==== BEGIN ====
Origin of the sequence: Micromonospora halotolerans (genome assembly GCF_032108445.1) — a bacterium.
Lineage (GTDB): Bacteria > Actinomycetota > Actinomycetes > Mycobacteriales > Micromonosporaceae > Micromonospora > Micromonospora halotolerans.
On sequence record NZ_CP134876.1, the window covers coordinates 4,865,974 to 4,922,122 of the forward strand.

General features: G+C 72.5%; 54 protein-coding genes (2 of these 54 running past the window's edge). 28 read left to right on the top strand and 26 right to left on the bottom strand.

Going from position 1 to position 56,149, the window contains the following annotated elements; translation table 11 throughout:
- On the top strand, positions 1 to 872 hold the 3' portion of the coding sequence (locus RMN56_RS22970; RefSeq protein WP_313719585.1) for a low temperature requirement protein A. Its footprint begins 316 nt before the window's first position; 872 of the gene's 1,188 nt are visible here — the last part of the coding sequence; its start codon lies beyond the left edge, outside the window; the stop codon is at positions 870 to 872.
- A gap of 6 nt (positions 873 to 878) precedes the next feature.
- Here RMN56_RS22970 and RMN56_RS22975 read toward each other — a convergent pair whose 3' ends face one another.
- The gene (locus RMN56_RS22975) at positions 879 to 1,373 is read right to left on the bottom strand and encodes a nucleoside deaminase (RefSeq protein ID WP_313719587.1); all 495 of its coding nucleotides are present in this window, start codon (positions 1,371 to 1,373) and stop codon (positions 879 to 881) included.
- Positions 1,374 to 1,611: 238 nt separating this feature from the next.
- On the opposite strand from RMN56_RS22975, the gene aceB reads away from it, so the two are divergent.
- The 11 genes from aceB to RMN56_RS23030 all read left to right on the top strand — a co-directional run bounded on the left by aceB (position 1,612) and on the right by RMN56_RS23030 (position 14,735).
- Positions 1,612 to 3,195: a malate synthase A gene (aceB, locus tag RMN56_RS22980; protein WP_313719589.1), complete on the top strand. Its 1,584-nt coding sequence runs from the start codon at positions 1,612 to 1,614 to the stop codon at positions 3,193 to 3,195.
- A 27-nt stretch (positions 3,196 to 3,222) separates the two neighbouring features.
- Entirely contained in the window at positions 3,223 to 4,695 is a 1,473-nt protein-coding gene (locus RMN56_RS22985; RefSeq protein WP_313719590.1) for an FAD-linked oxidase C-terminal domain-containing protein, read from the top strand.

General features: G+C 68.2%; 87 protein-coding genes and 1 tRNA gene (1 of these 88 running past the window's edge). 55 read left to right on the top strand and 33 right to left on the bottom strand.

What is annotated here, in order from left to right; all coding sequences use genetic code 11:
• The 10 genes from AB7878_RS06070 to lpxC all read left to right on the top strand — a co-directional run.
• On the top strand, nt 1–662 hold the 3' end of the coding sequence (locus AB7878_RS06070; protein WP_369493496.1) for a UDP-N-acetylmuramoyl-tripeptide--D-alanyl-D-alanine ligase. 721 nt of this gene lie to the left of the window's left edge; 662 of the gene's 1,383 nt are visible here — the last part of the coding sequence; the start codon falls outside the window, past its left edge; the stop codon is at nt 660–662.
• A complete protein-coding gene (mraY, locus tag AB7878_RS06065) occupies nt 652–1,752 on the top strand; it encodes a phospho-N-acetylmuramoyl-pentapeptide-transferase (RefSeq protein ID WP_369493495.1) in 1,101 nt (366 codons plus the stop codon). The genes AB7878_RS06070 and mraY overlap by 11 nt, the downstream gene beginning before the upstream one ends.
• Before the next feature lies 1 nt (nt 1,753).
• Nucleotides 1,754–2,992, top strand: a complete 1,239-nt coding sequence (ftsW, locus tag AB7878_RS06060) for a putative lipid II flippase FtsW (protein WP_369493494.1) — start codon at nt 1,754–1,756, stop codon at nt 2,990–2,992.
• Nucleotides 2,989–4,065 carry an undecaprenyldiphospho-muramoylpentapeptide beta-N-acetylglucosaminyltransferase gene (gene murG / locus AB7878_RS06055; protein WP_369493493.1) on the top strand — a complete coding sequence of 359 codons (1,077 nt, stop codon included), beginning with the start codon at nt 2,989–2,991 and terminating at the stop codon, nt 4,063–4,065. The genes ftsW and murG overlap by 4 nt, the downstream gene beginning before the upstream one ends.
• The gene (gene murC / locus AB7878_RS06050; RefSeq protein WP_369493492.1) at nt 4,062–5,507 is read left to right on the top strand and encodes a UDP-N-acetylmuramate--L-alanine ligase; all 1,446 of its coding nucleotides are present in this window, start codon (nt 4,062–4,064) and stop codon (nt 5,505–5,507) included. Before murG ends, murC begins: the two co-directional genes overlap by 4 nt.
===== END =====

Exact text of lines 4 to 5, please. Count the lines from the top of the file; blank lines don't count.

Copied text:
General features: G+C 72.5%; 54 protein-coding genes (2 of these 54 running past the window's edge). 28 read left to right on the top strand and 26 right to left on the bottom strand.

Going from position 1 to position 56,149, the window contains the following annotated elements; translation table 11 throughout: